What To Do In Your Garden In January

Often the coldest month

January might be the middle of winter but as the days lengthen the garden starts to grow. Now is a great time to plan for the coming gardening year and to order seeds and plants. Enjoy the fresh air, on dry sunny days, and check your winter protection, stakes, ties and supports are still working after any severe weather. Also put out food for birds and leave some garden areas uncut, a little longer, to provide shelter for wildlife in your garden.

Plan for the following year

Cold January days are the perfect opportunity for planning your garden for the following year. The snowdrops are beginning to emerge from the ground, scented shrubs are beginning to flourish and hellebores begin to show their faces in the shadiest patches of the garden. For me, January is a time to dream about the gardening season ahead and get my hands dirty too!

  1. Continue to clear away any decaying perennials from your borders to deter slugs and snails and allow spring bulbs to grow fully. Empty compost heaps that are ready to use as mulch and spread it on the garden. This will enrich your soil and provide you with healthy plants later in the year.
  2. Ensure that you continue to water pots and containers – particularly window boxes and containers that sit on balconies or the lee of the house. Containers planted with bulbs should be given a good water at least twice a week. Try not to water during periods of heavy frost and ensure tender plants are protected with fleece or hessian.
  3. Bare root trees and shrubs can be planted now, if the weather is good. Try planting scented shrubs such as Sarcococca confusa and Daphne odora by paths and doorways to enjoy their sweet scent.
  4. Garden birds are active throughout the winter months. Ensure that bird tables and feeders are kept clean and topped up with food regularly- We have a fantastic supply of Bird food available.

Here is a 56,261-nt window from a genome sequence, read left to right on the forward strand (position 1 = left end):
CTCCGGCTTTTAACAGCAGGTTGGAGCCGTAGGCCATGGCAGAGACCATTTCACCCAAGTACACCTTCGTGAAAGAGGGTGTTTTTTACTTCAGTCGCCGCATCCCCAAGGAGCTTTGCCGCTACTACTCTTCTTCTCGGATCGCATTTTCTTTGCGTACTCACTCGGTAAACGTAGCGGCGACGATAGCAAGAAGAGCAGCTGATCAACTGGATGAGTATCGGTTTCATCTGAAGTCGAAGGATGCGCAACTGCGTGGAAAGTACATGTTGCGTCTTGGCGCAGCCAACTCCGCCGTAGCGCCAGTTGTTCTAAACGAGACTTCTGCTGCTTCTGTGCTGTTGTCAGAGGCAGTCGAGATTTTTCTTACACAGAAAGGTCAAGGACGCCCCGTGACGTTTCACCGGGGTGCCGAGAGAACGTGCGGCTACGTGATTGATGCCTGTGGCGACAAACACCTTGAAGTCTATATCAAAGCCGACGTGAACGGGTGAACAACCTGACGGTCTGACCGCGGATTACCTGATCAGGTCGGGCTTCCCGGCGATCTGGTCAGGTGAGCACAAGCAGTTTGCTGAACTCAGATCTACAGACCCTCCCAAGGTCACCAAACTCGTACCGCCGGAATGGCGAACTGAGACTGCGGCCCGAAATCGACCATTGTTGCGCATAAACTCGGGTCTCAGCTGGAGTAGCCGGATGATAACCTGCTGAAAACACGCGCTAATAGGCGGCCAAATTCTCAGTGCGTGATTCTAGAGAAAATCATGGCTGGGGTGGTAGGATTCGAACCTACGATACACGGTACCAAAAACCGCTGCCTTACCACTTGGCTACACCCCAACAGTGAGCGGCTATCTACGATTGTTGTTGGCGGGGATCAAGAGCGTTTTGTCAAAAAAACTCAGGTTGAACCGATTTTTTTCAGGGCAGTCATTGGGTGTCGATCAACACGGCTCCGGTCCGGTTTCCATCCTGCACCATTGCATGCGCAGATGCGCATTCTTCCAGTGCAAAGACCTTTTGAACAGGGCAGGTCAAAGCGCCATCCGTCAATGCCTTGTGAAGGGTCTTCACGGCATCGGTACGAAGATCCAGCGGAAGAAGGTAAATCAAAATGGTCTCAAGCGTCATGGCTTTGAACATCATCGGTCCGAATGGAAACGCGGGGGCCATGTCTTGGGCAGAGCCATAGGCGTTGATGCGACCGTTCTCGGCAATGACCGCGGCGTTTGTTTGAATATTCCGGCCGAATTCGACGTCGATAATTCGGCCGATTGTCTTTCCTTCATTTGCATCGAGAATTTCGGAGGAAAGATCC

5. Remove old hellebore leaves to make the new blooms more visible as they emerge. I can never resist cutting a few stems for the house. Simply cut and sear the tips of the stems in boiling water for 30 seconds, before placing them straight into cold water. They will last in a vase for at least a week and cast away January blues.
  6. Plant amaryllis bulbs in pots now for beautiful indoor flowers. Other potted plants such as hyacinths, iris and narcissus can also be brought into the house for striking, scented indoor displays.
  7. Check dahlia tubers in storage and remove any that are showing signs of rot. Make sure that they remain dry and are not exposed to frost.
  8. Rose bushes can be pruned whilst they are dormant, cutting them back just above a bud. Dead branches should be cut out and any crossing branches removed. Ensure that wires, trellises and fences are strong and secure. Any loose branches should be secured with strong twine.
  9. Wisteria can be pruned now. Cut back shoots by two or three buds on a lateral stem for a healthy blooms in Spring. I prune my wisteria twice a year, to keep it strong and full of flowers in May.
  10. Sit back with a glass of wine and enjoy planning for the year to come. Look at old gardening books and seed catalogues for inspiration. Always remember to be realistic about the size of your garden and the time you have available.